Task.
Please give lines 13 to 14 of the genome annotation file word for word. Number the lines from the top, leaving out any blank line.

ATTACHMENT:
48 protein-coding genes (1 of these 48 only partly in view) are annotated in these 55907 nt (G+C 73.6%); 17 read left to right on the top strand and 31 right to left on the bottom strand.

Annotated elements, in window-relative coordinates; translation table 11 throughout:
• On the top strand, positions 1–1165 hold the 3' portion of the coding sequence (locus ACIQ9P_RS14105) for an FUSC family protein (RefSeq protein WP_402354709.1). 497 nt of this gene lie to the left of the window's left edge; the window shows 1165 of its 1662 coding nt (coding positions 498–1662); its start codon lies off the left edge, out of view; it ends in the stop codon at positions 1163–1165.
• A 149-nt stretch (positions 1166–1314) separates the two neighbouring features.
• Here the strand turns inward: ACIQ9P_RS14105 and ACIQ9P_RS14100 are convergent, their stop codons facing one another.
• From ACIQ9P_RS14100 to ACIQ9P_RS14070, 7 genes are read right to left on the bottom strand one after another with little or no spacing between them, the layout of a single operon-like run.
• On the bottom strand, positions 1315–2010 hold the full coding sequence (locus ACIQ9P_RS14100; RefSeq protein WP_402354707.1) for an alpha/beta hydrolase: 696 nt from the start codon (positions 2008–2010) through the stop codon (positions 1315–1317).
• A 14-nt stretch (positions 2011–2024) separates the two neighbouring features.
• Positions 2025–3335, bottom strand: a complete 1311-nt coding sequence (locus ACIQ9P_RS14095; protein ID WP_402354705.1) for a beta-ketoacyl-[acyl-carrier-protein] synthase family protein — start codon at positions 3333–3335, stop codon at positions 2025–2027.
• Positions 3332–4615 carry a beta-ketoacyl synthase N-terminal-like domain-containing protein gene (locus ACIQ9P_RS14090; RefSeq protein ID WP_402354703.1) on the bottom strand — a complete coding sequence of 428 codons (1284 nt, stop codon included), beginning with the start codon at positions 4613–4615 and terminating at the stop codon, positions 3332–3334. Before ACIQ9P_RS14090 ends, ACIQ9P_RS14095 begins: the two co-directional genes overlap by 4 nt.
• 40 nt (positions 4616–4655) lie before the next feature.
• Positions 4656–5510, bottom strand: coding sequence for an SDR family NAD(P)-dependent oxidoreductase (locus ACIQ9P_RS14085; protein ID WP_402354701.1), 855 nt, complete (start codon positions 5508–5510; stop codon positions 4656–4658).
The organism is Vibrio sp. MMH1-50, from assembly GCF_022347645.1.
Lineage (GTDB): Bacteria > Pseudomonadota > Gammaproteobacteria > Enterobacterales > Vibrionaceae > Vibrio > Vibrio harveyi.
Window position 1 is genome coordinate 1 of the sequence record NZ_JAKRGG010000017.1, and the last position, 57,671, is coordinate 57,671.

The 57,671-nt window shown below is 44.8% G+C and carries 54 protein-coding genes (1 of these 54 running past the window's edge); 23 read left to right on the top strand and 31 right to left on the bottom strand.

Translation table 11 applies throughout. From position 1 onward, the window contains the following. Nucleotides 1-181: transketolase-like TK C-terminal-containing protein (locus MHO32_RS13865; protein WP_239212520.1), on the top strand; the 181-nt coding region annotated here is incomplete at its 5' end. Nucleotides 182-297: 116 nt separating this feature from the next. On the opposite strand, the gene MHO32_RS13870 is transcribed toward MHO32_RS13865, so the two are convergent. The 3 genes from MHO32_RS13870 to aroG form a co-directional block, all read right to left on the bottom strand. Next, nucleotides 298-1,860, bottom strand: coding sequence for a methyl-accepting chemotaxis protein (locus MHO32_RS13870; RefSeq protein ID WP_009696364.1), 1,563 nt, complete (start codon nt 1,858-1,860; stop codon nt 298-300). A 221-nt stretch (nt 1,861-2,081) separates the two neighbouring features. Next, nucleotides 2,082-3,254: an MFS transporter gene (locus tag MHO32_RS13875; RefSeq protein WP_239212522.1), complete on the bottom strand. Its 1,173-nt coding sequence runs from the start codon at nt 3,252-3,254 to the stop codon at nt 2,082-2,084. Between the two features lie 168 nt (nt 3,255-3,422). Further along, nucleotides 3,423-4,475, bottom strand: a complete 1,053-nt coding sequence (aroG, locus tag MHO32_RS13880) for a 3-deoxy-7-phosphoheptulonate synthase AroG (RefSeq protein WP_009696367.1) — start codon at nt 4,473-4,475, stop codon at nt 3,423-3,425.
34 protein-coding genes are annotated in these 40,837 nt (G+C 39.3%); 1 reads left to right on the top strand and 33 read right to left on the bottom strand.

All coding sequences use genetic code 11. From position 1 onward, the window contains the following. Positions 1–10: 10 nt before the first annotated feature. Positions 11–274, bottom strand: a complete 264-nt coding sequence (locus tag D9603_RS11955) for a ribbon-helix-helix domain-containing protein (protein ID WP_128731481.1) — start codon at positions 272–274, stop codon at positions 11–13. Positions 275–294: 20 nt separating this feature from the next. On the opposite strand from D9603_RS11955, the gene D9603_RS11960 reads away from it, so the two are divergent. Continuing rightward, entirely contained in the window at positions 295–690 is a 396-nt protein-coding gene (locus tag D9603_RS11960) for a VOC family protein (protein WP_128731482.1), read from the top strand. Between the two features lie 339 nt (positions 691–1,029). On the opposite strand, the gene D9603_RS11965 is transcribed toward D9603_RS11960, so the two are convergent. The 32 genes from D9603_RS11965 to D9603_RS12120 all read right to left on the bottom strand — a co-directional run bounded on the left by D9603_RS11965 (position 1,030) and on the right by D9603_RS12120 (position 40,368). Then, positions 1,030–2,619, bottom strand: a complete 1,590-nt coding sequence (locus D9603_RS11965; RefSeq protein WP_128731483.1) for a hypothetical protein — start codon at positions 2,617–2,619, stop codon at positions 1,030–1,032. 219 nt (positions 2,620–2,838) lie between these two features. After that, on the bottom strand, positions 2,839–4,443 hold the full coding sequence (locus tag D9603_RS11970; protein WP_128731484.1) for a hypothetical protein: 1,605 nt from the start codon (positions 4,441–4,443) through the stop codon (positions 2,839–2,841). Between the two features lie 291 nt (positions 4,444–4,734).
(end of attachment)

The organism is Vibrio sp. MMH1-50, from assembly GCF_022347645.1.
Lineage (GTDB): Bacteria > Pseudomonadota > Gammaproteobacteria > Enterobacterales > Vibrionaceae > Vibrio > Vibrio harveyi.